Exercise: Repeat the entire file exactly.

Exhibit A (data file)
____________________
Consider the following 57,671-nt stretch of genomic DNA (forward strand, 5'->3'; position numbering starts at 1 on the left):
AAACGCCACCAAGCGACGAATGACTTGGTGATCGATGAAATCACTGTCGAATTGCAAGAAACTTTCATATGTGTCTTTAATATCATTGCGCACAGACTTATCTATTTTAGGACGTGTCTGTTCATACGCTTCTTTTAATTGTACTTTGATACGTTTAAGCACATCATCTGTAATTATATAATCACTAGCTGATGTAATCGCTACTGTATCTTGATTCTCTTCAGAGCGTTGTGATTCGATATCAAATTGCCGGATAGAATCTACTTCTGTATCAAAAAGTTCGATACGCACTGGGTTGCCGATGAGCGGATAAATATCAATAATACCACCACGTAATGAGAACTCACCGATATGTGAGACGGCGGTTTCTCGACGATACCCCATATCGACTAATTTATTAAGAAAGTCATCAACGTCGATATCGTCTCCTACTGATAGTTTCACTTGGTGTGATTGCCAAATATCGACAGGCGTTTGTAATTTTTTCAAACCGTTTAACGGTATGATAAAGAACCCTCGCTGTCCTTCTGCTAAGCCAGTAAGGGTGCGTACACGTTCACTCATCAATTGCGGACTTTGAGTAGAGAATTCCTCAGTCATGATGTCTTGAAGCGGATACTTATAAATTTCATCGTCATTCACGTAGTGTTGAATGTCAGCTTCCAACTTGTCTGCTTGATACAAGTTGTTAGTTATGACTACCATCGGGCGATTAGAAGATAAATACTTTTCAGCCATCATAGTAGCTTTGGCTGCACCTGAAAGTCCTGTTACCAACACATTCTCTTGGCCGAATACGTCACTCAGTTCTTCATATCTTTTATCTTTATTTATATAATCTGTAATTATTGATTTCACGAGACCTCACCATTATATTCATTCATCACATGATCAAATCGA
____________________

Consider the following 57,671-nt stretch of genomic DNA (forward strand, 5'->3'; position numbering starts at 1 on the left):
AAACGCCACCAAGCGACGAATGACTTGGTGATCGATGAAATCACTGTCGAATTGCAAGAAACTTTCATATGTGTCTTTAATATCATTGCGCACAGACTTATCTATTTTAGGACGTGTCTGTTCATACGCTTCTTTTAATTGTACTTTGATACGTTTAAGCACATCATCTGTAATTATATAATCACTAGCTGATGTAATCGCTACTGTATCTTGATTCTCTTCAGAGCGTTGTGATTCGATATCAAATTGCCGGATAGAATCTACTTCTGTATCAAAAAGTTCGATACGCACTGGGTTGCCGATGAGCGGATAAATATCAATAATACCACCACGTAATGAGAACTCACCGATATGTGAGACGGCGGTTTCTCGACGATACCCCATATCGACTAATTTATTAAGAAAGTCATCAACGTCGATATCGTCTCCTACTGATAGTTTCACTTGGTGTGATTGCCAAATATCGACAGGCGTTTGTAATTTTTTCAAACCGTTTAACGGTATGATAAAGAACCCTCGCTGTCCTTCTGCTAAGCCAGTAAGGGTGCGTACACGTTCACTCATCAATTGCGGACTTTGAGTAGAGAATTCCTCAGTCATGATGTCTTGAAGCGGATACTTATAAATTTCATCGTCATTCACGTAGTGTTGAATGTCAGCTTCCAACTTGTCTGCTTGATACAAGTTGTTAGTTATGACTACCATCGGGCGATTAGAAGATAAATACTTTTCAGCCATCATAGTAGCTTTGGCTGCACCTGAAAGTCCTGTTACCAACACATTCTCTTGGCCGAATACGTCACTCAGTTCTTCATATCTTTTATCTTTATTTATATAATCTGTAATTATTGATTTCACGAGACCTCACCATTATATTCATTCATCACATGATCAAATCGA